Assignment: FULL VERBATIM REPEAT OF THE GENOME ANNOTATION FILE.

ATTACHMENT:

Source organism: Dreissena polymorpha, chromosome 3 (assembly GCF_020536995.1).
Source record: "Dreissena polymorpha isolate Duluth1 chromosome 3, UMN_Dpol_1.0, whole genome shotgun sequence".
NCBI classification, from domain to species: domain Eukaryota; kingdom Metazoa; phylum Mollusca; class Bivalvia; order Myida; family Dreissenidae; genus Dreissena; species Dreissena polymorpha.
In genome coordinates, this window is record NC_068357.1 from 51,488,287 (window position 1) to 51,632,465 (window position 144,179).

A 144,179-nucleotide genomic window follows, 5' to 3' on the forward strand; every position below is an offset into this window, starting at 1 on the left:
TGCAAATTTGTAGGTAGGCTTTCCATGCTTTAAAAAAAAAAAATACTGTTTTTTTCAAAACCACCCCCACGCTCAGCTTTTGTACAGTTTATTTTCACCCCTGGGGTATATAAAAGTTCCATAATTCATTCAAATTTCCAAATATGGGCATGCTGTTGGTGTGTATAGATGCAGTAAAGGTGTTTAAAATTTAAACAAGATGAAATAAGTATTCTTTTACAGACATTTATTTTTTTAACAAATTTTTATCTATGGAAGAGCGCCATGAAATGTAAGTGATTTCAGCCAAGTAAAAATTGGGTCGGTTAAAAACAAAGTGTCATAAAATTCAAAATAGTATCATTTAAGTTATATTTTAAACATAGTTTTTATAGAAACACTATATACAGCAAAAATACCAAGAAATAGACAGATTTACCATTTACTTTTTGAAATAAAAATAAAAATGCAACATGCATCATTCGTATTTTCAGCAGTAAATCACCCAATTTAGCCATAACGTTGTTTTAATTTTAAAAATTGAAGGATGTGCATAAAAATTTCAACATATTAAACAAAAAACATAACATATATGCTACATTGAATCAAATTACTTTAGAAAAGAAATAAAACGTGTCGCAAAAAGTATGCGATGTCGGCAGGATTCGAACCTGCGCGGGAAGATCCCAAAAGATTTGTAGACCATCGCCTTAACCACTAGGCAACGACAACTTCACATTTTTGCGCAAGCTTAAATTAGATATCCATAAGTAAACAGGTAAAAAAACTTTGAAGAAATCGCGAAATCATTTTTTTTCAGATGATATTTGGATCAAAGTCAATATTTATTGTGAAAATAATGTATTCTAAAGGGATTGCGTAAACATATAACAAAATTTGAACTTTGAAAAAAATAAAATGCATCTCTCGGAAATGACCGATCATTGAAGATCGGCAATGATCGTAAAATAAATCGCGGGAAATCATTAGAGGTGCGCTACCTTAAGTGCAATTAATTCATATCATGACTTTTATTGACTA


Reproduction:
Source organism: Dreissena polymorpha, chromosome 3 (assembly GCF_020536995.1).
Source record: "Dreissena polymorpha isolate Duluth1 chromosome 3, UMN_Dpol_1.0, whole genome shotgun sequence".
NCBI classification, from domain to species: domain Eukaryota; kingdom Metazoa; phylum Mollusca; class Bivalvia; order Myida; family Dreissenidae; genus Dreissena; species Dreissena polymorpha.
In genome coordinates, this window is record NC_068357.1 from 51,488,287 (window position 1) to 51,632,465 (window position 144,179).

A 144,179-nucleotide genomic window follows, 5' to 3' on the forward strand; every position below is an offset into this window, starting at 1 on the left:
TGCAAATTTGTAGGTAGGCTTTCCATGCTTTAAAAAAAAAAAATACTGTTTTTTTCAAAACCACCCCCACGCTCAGCTTTTGTACAGTTTATTTTCACCCCTGGGGTATATAAAAGTTCCATAATTCATTCAAATTTCCAAATATGGGCATGCTGTTGGTGTGTATAGATGCAGTAAAGGTGTTTAAAATTTAAACAAGATGAAATAAGTATTCTTTTACAGACATTTATTTTTTTAACAAATTTTTATCTATGGAAGAGCGCCATGAAATGTAAGTGATTTCAGCCAAGTAAAAATTGGGTCGGTTAAAAACAAAGTGTCATAAAATTCAAAATAGTATCATTTAAGTTATATTTTAAACATAGTTTTTATAGAAACACTATATACAGCAAAAATACCAAGAAATAGACAGATTTACCATTTACTTTTTGAAATAAAAATAAAAATGCAACATGCATCATTCGTATTTTCAGCAGTAAATCACCCAATTTAGCCATAACGTTGTTTTAATTTTAAAAATTGAAGGATGTGCATAAAAATTTCAACATATTAAACAAAAAACATAACATATATGCTACATTGAATCAAATTACTTTAGAAAAGAAATAAAACGTGTCGCAAAAAGTATGCGATGTCGGCAGGATTCGAACCTGCGCGGGAAGATCCCAAAAGATTTGTAGACCATCGCCTTAACCACTAGGCAACGACAACTTCACATTTTTGCGCAAGCTTAAATTAGATATCCATAAGTAAACAGGTAAAAAAACTTTGAAGAAATCGCGAAATCATTTTTTTTCAGATGATATTTGGATCAAAGTCAATATTTATTGTGAAAATAATGTATTCTAAAGGGATTGCGTAAACATATAACAAAATTTGAACTTTGAAAAAAATAAAATGCATCTCTCGGAAATGACCGATCATTGAAGATCGGCAATGATCGTAAAATAAATCGCGGGAAATCATTAGAGGTGCGCTACCTTAAGTGCAATTAATTCATATCATGACTTTTATTGACTA